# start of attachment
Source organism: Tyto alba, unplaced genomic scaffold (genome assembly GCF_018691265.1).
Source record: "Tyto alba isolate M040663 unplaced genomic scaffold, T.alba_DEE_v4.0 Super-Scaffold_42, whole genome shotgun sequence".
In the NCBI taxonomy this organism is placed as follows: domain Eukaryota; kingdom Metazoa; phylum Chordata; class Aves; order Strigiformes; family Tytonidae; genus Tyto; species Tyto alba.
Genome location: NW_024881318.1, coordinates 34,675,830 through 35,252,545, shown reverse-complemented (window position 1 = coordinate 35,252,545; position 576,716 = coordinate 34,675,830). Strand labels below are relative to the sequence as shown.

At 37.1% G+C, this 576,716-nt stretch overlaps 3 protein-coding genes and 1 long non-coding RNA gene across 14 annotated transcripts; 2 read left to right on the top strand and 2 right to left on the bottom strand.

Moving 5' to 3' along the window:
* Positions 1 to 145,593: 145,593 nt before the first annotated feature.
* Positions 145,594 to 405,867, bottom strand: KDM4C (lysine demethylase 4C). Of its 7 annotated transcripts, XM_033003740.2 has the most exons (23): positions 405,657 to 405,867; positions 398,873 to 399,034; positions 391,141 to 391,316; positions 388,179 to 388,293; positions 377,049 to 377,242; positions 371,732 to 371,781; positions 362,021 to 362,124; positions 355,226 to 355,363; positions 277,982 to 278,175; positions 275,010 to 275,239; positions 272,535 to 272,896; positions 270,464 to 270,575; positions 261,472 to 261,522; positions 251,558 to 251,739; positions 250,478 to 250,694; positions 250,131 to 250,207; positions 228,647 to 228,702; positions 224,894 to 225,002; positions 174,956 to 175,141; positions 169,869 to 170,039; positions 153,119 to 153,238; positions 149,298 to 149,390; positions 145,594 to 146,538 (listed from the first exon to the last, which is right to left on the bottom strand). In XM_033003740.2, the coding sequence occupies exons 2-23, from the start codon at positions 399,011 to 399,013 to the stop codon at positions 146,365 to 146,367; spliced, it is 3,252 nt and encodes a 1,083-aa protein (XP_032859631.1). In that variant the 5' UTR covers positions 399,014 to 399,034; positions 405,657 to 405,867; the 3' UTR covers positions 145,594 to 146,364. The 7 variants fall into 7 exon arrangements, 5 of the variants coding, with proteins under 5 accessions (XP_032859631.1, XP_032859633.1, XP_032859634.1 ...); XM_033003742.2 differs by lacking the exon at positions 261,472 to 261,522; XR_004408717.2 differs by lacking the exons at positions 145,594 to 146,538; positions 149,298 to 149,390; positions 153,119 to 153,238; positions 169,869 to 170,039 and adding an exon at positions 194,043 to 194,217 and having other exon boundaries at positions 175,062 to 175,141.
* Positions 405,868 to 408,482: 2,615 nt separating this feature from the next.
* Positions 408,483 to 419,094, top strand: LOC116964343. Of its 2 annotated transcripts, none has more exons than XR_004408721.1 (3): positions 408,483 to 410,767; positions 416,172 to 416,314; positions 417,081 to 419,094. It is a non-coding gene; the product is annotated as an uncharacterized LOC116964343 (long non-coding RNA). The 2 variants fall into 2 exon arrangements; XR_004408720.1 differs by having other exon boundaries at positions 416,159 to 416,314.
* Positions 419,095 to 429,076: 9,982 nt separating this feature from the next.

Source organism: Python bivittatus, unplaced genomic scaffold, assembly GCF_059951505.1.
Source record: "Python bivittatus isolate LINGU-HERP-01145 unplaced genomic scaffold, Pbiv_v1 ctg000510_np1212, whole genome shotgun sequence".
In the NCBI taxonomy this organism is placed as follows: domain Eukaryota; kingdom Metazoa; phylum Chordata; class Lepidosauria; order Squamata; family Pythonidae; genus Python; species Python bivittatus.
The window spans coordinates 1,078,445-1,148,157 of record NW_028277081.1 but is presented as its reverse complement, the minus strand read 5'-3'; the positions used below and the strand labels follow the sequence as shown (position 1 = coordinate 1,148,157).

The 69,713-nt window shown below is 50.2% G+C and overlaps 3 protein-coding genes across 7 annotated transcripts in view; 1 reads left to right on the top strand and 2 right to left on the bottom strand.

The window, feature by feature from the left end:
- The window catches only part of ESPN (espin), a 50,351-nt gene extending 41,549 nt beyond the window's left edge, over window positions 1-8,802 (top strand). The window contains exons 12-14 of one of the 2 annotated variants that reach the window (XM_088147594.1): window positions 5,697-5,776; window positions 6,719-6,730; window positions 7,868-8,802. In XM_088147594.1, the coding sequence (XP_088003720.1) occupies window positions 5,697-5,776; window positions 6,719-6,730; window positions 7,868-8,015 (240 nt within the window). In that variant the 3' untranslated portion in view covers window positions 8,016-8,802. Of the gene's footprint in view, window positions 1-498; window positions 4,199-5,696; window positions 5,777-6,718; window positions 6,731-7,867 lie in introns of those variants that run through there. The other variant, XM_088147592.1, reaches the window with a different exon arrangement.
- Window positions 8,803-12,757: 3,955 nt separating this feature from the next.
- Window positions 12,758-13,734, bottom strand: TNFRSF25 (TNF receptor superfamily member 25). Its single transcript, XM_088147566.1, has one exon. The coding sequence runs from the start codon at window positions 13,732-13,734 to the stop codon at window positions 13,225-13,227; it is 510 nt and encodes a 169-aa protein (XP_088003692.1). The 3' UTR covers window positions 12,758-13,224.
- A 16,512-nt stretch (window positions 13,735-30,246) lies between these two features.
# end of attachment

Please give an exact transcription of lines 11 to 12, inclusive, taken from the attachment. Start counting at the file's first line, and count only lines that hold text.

* Positions 419,095 to 429,076: 9,982 nt separating this feature from the next.

Source organism: Python bivittatus, unplaced genomic scaffold, assembly GCF_059951505.1.